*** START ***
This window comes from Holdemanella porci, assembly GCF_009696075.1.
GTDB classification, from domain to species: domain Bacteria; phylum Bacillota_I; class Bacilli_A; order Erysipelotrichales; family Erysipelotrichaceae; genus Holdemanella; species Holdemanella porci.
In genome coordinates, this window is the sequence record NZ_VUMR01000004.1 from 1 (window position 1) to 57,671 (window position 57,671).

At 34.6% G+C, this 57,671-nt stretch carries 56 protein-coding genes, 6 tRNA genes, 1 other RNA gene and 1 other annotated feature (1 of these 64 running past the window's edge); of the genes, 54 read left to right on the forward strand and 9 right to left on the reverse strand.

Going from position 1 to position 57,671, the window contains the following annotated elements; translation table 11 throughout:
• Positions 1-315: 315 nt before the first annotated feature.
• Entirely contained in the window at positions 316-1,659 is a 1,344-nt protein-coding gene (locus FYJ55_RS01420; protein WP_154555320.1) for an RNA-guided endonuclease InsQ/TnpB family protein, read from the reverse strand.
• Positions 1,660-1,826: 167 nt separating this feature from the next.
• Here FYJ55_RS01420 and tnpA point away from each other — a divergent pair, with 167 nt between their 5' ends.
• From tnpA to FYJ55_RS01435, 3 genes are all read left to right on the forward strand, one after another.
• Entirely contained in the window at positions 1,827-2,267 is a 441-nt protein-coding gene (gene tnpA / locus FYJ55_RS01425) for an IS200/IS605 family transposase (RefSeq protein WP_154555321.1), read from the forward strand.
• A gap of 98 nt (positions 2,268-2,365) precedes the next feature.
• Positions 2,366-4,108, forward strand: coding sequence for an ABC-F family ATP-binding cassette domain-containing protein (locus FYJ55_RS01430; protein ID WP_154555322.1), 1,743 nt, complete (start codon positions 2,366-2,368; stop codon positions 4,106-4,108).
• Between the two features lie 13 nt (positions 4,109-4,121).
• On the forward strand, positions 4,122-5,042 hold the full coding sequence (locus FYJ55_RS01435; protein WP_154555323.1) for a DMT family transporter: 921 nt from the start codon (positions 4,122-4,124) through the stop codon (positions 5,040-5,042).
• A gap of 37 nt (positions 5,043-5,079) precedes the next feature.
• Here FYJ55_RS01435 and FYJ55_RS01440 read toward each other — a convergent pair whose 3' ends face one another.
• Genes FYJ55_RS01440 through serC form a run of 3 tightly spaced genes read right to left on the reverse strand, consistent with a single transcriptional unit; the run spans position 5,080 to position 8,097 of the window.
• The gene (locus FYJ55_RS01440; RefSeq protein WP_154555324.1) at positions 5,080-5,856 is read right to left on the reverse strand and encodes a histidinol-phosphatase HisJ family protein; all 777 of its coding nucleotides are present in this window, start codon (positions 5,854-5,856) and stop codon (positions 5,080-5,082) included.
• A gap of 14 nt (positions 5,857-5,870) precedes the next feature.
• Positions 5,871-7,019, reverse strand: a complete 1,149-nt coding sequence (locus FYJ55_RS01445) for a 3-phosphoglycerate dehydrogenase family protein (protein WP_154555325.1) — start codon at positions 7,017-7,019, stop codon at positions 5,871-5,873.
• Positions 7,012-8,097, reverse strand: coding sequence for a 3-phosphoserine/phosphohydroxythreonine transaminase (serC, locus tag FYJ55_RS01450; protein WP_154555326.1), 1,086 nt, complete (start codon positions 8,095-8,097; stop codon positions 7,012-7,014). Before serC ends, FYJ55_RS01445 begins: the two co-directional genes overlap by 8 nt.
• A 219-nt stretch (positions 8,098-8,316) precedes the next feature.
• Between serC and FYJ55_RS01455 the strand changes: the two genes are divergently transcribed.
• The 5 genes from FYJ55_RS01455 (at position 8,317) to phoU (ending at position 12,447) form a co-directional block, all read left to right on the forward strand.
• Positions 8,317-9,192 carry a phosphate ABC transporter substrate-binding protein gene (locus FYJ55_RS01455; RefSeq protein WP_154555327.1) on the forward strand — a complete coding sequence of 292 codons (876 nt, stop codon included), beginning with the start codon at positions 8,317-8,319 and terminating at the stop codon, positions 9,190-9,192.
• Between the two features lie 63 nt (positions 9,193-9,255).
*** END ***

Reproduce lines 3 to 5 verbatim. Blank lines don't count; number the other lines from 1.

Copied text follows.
In genome coordinates, this window is the sequence record NZ_VUMR01000004.1 from 1 (window position 1) to 57,671 (window position 57,671).

At 34.6% G+C, this 57,671-nt stretch carries 56 protein-coding genes, 6 tRNA genes, 1 other RNA gene and 1 other annotated feature (1 of these 64 running past the window's edge); of the genes, 54 read left to right on the forward strand and 9 right to left on the reverse strand.

Going from position 1 to position 57,671, the window contains the following annotated elements; translation table 11 throughout: